The Alaska Immunization Program

Partners and Programs in the Spotlight

In March 2008, the Alaska Native Tribal Health Consortium identified that only 26 percent of adolescent Alaska Native girls had received one or more doses of HPV vaccine. In a span of only 18 months, this number climbed to 71 percent. Alaska’s current HPV vaccination coverage rate for adolescent Alaska Native girls with one or more doses of HPV vaccine is 84 percent, well above the national coverage rate of 57 percent.

How was this increase achieved?

Through a combination of best practices involving provider education and outreach, parent education, reminder/recall, and working with key partners and stakeholders.

In its early efforts, a statewide multi-agency HPV evaluation workgroup focused on educating clinicians and parents about the importance of adolescents getting HPV vaccine. While conducting focus groups with Alaska Native parents, the workgroup quickly realized that the decision to get the HPV vaccine was a multigenerational decision. They discovered the influence that parents and grandparents have on the decision-making process and crafted promotional and educational materials based on this finding.

The Alaska Immunization Program works closely with its state American Academy of Pediatrics (AAP) Chapter as well as community organizations, tribal leaders, and the Centers for Disease Control and Prevention (CDC) to increase HPV vaccination rates. AAP serves as a credible partner to reach and engage with healthcare professionals, tribal leaders, and community groups.

As first-dose rates climbed, they found it important to implement reminder-recall systems to increase second and third dose rates. Based on data from VacTrAK, the state immunization information system, notices were sent to parents of adolescents who were due for vaccines to remind them to get their shots. Hundreds of electronic HPV reminder magnets were also distributed to healthcare professionals to help remind parents and/or teens when the next HPV vaccine appointment is due.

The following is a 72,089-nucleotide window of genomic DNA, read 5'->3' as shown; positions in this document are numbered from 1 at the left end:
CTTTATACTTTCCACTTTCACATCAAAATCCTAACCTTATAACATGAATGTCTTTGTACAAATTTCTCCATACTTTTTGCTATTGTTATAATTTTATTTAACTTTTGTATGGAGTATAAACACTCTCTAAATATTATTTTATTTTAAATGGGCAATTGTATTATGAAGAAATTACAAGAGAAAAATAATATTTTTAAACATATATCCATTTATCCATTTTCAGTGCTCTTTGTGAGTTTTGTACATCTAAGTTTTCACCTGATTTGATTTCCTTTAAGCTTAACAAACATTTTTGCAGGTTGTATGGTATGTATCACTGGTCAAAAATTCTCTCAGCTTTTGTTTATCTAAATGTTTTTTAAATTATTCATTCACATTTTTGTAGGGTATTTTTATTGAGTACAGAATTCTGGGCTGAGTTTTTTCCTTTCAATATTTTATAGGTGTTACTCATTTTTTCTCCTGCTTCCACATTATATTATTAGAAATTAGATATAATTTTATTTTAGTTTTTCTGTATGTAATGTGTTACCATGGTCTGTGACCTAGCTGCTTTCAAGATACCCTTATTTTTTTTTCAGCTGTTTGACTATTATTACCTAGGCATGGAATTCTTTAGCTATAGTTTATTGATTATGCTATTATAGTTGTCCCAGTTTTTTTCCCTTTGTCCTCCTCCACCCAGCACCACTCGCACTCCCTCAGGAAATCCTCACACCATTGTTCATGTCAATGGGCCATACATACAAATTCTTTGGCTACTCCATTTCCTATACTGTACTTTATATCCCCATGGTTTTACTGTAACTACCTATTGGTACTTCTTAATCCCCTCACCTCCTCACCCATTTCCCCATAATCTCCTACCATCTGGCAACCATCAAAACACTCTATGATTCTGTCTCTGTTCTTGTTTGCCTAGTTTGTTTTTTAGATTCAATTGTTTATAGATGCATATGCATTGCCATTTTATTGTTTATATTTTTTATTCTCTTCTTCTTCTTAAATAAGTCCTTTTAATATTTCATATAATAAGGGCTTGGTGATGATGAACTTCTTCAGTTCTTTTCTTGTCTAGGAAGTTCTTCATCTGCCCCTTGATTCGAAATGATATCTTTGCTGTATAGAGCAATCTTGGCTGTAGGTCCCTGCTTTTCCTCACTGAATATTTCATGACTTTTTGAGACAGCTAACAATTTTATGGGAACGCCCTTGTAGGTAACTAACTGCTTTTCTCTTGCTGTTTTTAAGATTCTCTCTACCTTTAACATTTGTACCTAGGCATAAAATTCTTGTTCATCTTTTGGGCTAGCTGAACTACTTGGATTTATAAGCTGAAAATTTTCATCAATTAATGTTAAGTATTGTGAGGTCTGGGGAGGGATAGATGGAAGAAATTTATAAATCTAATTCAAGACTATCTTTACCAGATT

One practice that implemented the use of electronic reminder magnets has now achieved a 95 percent coverage rate for two doses of HPV vaccine. In addition, one tribal organization that sent reminder-recall notices to parents has now achieved a series completion rate of 41 percent in March 2014 for boys, nearly twice the series completion rate for all adolescent Alaska Native boys at 23 percent.

With AAP funding the Alaska Immunization Program was able to co-sponsor and provide multiple trainings for healthcare professionals to educate them on how to communicate with parents about HPV vaccine and how to give an effective, bundled recommendation for routinely recommended adolescent vaccines.

Moving forward, the Alaska Immunization Program in collaboration with a key stakeholder joint initiative workgroup plans to implement a three-fold communication campaign targeting providers, parents with children and the general public. In addition the Alaska Immunization Program plans to promote use of reminder-recall systems for vaccination series completion, continue to educate healthcare professionals, and provide incentives to practices with high HPV vaccination rates with an overarching goal of increasing coverage rates in Alaska.

“We’ve been able to raise our rates significantly over the past few years, but it’s not enough,” said Dr. Rosalyn Singleton, a pediatrician for the Alaska Native Tribal Health Consortium. “We still have a long way to go in protecting our preteens and teens from the devastating cancers caused by HPV.”

**All data based upon the Alaska Native Tribal Health Consortium electronic health record system.